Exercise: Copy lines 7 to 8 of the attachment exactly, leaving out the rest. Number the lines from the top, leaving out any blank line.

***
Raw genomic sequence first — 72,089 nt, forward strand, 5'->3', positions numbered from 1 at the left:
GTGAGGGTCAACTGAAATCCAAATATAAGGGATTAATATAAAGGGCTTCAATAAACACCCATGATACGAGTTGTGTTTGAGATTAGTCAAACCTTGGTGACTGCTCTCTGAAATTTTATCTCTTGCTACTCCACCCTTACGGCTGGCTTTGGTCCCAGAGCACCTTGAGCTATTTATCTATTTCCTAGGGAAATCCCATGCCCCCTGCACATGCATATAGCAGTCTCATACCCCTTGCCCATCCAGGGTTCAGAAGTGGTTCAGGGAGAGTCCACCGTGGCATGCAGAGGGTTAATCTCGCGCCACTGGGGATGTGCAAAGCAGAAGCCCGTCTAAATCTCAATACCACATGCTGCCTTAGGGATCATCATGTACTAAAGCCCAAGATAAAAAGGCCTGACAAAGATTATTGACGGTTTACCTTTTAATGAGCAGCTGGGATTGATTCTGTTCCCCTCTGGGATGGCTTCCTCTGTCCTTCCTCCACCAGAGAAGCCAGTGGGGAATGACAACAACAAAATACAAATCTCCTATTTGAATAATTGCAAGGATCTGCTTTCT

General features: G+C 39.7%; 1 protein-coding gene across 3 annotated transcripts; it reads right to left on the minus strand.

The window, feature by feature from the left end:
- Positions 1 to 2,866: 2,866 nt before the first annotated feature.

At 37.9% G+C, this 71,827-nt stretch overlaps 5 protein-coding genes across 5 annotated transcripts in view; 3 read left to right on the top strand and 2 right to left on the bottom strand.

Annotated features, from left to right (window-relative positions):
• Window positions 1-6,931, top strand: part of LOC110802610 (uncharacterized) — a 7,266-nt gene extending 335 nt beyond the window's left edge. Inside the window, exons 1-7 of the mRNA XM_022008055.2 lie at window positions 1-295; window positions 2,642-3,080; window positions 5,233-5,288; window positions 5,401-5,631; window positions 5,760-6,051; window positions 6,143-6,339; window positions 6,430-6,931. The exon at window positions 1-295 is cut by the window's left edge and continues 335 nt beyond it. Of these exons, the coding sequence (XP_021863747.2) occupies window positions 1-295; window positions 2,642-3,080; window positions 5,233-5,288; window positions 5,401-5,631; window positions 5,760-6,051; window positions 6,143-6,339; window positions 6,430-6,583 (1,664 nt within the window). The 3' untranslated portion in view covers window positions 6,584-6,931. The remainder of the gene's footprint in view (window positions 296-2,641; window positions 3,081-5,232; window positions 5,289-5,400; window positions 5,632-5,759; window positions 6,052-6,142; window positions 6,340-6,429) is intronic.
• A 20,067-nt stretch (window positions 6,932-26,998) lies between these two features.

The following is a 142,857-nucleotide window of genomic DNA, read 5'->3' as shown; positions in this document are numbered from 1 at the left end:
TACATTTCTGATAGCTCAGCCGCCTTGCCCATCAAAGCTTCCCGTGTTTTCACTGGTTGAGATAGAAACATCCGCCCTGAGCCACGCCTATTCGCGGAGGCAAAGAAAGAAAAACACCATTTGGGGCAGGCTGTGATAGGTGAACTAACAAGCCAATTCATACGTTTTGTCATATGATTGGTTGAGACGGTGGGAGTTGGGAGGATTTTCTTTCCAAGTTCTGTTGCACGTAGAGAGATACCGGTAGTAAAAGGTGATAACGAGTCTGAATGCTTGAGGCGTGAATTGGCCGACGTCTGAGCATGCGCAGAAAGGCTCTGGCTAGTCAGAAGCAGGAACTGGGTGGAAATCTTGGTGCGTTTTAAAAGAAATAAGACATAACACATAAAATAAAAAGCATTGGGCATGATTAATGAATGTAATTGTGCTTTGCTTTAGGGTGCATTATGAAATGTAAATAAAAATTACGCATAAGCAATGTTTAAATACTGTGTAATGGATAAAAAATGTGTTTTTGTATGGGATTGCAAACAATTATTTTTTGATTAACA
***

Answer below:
Annotated features, from left to right (window-relative positions):
• Window positions 1-6,931, top strand: part of LOC110802610 (uncharacterized) — a 7,266-nt gene extending 335 nt beyond the window's left edge. Inside the window, exons 1-7 of the mRNA XM_022008055.2 lie at window positions 1-295; window positions 2,642-3,080; window positions 5,233-5,288; window positions 5,401-5,631; window positions 5,760-6,051; window positions 6,143-6,339; window positions 6,430-6,931. The exon at window positions 1-295 is cut by the window's left edge and continues 335 nt beyond it. Of these exons, the coding sequence (XP_021863747.2) occupies window positions 1-295; window positions 2,642-3,080; window positions 5,233-5,288; window positions 5,401-5,631; window positions 5,760-6,051; window positions 6,143-6,339; window positions 6,430-6,583 (1,664 nt within the window). The 3' untranslated portion in view covers window positions 6,584-6,931. The remainder of the gene's footprint in view (window positions 296-2,641; window positions 3,081-5,232; window positions 5,289-5,400; window positions 5,632-5,759; window positions 6,052-6,142; window positions 6,340-6,429) is intronic.